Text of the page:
So they say, but my postman didn't ring even once this new year. Let it be clear, mine is a concern and not a complaint. At least twice each year, the postman did more than just deliver letters. On deepawali and on new year eve, it has been an accepted norm to exchange his greetings with a token monetary appreciation - for his tireless daily routine on an ageing carbon-friendly bicycle. Not too far ago, delivery of letters containing a passport, a telephone or cooking gas connection elicited additional appreciation. The postman had become part of an extended family, delivering ecstasy and agony with a touch of sensitivity.

Lyricist Gulzar had captured many facets of a postman in his melodious number dakia dak laya, khushi ka sandesa kahin, kahin dardnaak laya. It was the sheer brilliance of legendary singer Kishore Kumar who could lace the racy number with desired emotions, lending depth, dimension and meaning to each word. For once, the social status of postman was lifted to dizzy heights. Not without reason because the postman often went beyond his brief. Not only would he read out the contents of the letter but would lend his writing skills to others as well. This and much more, the postman had carved out an exclusive niche in the social fabric.

One would doubt if the courier boy is a suitable replacement for a postman. Not only do they keep changing, courier boys lack emotive connectivity too. Though efficient, there is something mechanical to the way they go about their job. While I await my door bell to ring twice, I'm reminded of a touching incident a colleague of mine had narrated many seasons ago. Being son of a postman, he said, deepawali and new year were special occassions for him and his siblings - eachone would get a new dress and new toys.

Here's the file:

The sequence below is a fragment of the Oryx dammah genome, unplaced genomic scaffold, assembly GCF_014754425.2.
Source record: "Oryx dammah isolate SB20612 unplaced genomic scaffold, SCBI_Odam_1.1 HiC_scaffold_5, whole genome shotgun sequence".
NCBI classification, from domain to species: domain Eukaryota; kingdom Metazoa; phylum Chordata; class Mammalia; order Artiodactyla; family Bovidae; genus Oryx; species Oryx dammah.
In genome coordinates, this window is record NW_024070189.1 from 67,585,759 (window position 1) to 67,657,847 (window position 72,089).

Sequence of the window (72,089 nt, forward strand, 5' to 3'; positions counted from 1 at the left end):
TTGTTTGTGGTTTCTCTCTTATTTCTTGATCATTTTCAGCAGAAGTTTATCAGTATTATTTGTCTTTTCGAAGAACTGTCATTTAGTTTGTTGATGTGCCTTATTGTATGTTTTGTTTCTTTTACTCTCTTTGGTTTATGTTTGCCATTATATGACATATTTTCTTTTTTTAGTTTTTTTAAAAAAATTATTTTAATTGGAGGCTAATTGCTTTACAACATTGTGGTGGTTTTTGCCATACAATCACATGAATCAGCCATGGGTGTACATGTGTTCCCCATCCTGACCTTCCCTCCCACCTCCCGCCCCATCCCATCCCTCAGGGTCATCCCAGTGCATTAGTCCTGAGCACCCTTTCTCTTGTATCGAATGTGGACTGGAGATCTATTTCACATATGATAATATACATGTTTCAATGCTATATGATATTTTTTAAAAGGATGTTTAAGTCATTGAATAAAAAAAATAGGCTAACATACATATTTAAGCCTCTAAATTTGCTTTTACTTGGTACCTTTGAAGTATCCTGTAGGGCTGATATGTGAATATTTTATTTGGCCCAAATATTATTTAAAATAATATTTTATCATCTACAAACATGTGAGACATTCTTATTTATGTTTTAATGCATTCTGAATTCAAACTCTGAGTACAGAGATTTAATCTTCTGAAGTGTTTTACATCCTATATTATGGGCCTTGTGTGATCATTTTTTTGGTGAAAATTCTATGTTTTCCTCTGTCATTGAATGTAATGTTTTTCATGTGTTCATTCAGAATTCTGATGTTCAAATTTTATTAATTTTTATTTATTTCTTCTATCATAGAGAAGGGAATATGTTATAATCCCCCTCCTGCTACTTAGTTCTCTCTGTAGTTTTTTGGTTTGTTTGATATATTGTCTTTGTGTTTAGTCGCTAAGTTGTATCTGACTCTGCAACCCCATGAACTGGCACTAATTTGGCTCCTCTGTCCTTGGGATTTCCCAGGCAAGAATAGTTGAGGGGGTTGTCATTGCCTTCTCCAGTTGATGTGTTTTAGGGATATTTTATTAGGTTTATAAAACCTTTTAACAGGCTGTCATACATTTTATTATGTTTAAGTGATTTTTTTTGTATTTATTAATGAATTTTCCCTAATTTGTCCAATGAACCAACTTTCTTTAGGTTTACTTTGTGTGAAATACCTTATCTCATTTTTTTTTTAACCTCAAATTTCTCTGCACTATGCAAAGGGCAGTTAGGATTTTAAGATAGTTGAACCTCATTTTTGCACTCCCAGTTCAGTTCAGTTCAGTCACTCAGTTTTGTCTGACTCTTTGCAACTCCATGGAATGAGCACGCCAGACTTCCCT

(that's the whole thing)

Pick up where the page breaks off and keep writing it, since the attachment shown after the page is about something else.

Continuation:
I wonder if we haven't bargained the finest public servant for speed and efficiency!

Tuesday, January 5, 2010

24. Every dog has its day

What has the dog been speaking into the phonograph cylinder? One could not be sure, but author Mabel Louise Robinson wondered if it didn't echo the dog's point of view - that his master is an elongated and abnormally cunning dog! Cunning because the dog is often named after the one his master loves to hate. Frances, Peter, John, Baker and Abbot are no coincidences, each name for the dog has been aimed at denigrating the colonial master - the Gora Saheb. Carryig an abusive expression, kutte has been conveniently adopted by Bollywood movies. No one could tell the villain, "Kutte, Main Tera Khoon Pee Jaoonga!" (Dog, I will drink your blood) more convincingly than actor Dharmendra.

The border conflicts of the 60's and 70's saw many a canine caught in the crossfire. Several were then called Bhutto. Wonder, what political honours were bestowed upon tail-wagging counterparts on this side of the fence? But why has the beloved dog been the only carrier of hate? Why not cat? Is it because we haven't got the guts to bite people ourselves or because the canine has given us its absolute all? Socio-psychologists would need to unveil the lingering enigma of our times. For Winston Churchil, the answer lay in the eyes of the pet. Dogs look upto you whereas cats look down upon you, could be one reason. Try a pig - it looks into your eyes and treats you at par.